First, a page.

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Island teen works to create suicide intervention and youth support group
By SARAH LOW
Following a number of youth suicides and deaths on Vashon, island teen Garnet Burk has partnered with Vashon Youth & Family Services (VYFS) to create the Suicide Hope Initiative (SHIne), a group whose focus is to heal, educate and support the youth of Vashon.
“I was already struggling with my brother’s death. Then there were the other deaths and suicides that have just crushed the community,” Burk said, “I felt crushed too, but I also wanted to be proactive.”
SHIne’s first public event, an open mic night, will take place on Saturday at the Presbyterian church.
Burk, 17, a senior at Annie Wright School in Tacoma, lost her brother Palmer to suicide last fall. She decided to start the project about six weeks ago after the island’s most recent suicide of a young adult. She explained that many young people she knows are in pain, both from recent losses of friends and loved ones and from their own personal struggles, and she felt she needed to act.
“Nothing hurts more than seeing kids in all this pain,” she said. “They need guidance to get through and deal with it. I know kids that feel suicidal, and I’m done not doing anything about it.”
So Burk reached out to her friends, as well as Yvonne Zick, a parent educator and community coordinator at VYFS, to organize a group and weekly meetings.
Zick said she was impressed with Burk’s initiative.
“Garnet talked about an organization she wanted to build,” Zick said. “She’d done a lot of research about the ‘suicide brain’ and what happens on a physiologic level, and she wanted to share this information, the things she’s learned.”
Burk said the group’s focus will be awareness, and there will be an emphasis on science.
“We need to educate, teach people the signs to watch for and empower kids to become life savers,” she said.
Vashon Fire & Rescue (VIFR) chief Hank Lipe, who has participated in the group, said he agrees.
“This needs to be an issue that the community embraces through support and education,” he said. “It’s time to step up and make a difference.”
Lipe, one of the community leaders Zick contacted to attend a round-table meeting as the group was coming together, said he’s seen too much youth suicide in his years as a first responder. He said Vashon is the second community he has worked in that has experienced multiple youth suicides and deaths.
“It becomes epidemic almost, even though they’re not connected,” he said. “When it starts, you don’t know when it’s going to stop. It’s a dangerous atmosphere.”
The only thing that made a difference in the other place he worked, Lipe said, was when the community actively came together to support its youth.
Support, according to both Lipe and Zick, is where the adults of the community are needed. Lipe notes that the project and his involvement has the full backing of the VIFR commissioners, and Zick points to community partners such as Minglement and the Presbyterian church, who have been generous in donating space for the group’s meetings and coming event.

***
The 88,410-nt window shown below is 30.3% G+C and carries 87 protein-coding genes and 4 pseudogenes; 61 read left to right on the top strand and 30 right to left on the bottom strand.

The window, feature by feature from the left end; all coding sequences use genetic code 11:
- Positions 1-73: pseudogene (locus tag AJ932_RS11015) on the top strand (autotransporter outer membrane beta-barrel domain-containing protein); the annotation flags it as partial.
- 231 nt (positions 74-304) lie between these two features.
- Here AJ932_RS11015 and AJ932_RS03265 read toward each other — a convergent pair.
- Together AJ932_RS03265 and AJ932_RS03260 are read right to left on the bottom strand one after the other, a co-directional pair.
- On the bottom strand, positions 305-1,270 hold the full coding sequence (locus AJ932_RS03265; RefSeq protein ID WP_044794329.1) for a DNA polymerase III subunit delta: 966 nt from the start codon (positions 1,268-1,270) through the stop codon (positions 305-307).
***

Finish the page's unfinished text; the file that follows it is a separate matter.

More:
“As a community we need to gather the resources our kids need, whatever they are, and make sure that they’re available for future generations as well,” Lipe said.
With awareness of the group spreading primarily by word-of-mouth, Zick said that the group includes people who have lost someone close to them, are feeling suicidal themselves and some who just want to help.
“Everyone has ideas. My job is to organize them,” she explained. “There’s no one way to do this; healing is different for everyone. I’d like to see as many options as there are needs.”
Burk herself has found healing through art, poetry and music, which was the inspiration for the group’s inaugural public event — an open mic evening.
“We came up with the name SHIne because my brother was a real Pink Floyd enthusiast; he loved their song ‘Shine on You Crazy Diamond,’” Burk said. “All young people should have a chance to shine. This is a chance for kids to stand up and just say what’s in their hearts.”
For Lipe, who has attended all but one of the group’s meetings, the significance of the project and its goals is clear.
“I feel strongly as a parent, leader and part of this community that as adults we have to embrace this,” he said. “If at the end of the day, I can say ‘Yeah, I made a difference,’ then I don’t think there’s any better achievement.”
For her part, Zick said her goal for the project is simple.
“I would love to be overwhelmed by kids telling me what they need, so that no one else has to die, so they know that we care,” she said.
Burk’s vision for this new effort is to the point and straight from the heart.
“This is about education. We need to focus on science and not the assumptions people make,” she said. “I want everyone to recognize the signs and to prevent suicides. It’s about healing. Life is beautiful. We need to live on.”
SHIne meets at 4 p.m. Fridays at Minglement. All are welcome, but adults 25 years or older are asked to contact Yvonne Zick at VYFS if they plan to attend.
The group will host an open mic at 7 p.m. Saturday at the Presbyterian church for healing and expression and will include acoustic music, poetry and spoken words. The cost is free for those 24 and under, $10 for 25 and up, with all proceeds going to the SHIne Foundation through VYFS. To perform or participate, call Garnet Burk at 353-4907 or email EveryoneShineOn@gmail.com.